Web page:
Work Life, Well-Being, and Self-Care Across the Professional Lifespan of Psychologists

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Abstract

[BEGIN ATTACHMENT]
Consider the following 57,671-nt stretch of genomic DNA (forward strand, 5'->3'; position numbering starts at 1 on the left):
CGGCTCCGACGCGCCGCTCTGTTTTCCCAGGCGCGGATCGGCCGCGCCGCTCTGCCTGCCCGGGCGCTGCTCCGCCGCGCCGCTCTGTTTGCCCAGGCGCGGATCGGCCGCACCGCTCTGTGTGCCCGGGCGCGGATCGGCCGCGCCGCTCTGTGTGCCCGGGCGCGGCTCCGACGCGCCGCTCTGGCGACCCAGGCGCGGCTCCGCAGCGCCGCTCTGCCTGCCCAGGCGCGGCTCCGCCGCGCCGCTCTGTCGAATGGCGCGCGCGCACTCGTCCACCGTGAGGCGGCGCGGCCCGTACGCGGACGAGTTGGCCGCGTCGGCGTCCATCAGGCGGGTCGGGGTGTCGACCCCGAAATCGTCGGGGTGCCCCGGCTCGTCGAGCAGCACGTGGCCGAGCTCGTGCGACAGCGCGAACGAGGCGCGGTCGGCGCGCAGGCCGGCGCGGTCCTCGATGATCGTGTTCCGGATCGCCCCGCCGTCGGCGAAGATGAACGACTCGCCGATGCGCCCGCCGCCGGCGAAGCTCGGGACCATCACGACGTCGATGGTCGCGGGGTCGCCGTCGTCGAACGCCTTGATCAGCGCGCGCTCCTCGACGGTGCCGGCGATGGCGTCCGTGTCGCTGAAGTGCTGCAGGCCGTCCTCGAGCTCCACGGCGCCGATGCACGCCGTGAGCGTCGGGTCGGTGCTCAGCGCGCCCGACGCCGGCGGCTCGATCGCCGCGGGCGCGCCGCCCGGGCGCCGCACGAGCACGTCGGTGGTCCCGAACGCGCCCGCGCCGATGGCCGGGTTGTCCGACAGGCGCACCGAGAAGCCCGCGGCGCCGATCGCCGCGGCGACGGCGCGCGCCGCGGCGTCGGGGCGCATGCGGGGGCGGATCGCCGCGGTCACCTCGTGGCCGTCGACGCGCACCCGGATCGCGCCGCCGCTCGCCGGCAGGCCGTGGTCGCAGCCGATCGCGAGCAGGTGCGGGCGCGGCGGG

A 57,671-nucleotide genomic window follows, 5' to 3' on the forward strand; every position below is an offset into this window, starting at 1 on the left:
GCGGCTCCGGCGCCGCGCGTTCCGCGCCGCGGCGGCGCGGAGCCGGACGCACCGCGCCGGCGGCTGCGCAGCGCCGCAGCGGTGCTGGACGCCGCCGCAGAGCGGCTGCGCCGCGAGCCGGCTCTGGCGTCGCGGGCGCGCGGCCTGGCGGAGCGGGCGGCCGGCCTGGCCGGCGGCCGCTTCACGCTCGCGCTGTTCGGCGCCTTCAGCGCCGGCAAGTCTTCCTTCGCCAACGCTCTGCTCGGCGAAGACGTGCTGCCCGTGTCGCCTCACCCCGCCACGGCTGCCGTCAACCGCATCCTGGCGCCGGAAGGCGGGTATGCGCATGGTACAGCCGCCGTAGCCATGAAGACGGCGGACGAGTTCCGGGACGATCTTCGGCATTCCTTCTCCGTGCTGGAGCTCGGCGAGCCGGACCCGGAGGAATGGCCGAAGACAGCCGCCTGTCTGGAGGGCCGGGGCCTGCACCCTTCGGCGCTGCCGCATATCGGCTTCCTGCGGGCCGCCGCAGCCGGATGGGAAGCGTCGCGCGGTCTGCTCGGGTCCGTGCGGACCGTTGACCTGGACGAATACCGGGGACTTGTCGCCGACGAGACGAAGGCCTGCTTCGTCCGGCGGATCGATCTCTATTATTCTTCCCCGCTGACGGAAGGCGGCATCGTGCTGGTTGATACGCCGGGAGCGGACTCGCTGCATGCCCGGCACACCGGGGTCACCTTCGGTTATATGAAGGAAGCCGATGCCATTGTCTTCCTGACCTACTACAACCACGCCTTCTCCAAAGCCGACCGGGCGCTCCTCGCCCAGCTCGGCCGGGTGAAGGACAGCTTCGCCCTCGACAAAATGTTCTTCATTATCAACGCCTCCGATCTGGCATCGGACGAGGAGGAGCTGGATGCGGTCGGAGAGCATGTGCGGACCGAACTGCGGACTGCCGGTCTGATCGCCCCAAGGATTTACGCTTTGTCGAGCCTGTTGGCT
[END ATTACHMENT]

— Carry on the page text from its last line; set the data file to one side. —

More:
Professional lives and experiences of psychologists change over the course of their careers. Taking a developmental perspective, the present research used archival data from 2 previously conducted surveys to compare early career, midcareer, and late-career psychologists with 3 questions in mind: (a) Do personal and professional well-being differ across these career stages? (b) Do work-related demands and resources vary across these career stages? and (c) Does use of self-care strategies differ across career stages? Findings indicate that professional well-being varies over the psychologist’s life span, with a general trend toward greater well-being as one’s career progresses. Furthermore, results indicate that early career psychologists report greater work-related demands in the context of fewer professional resources, including more time on administrative paperwork, greater experience of negative client behaviors, and fewer opportunities for professional development. Finally, data offer some evidence that late-career psychologists may engage in more self-care. Although this finding was not consistent across samples, it is consistent with the burnout literature proposing that with age and experience, professionals develop more effective ways of managing professional demands and stress. Overall, the pattern of results suggests that greater professional well-being may be experienced at the later career stages and that increased efforts are needed to bolster professional and personal resources for psychologists who are in the early career stage.

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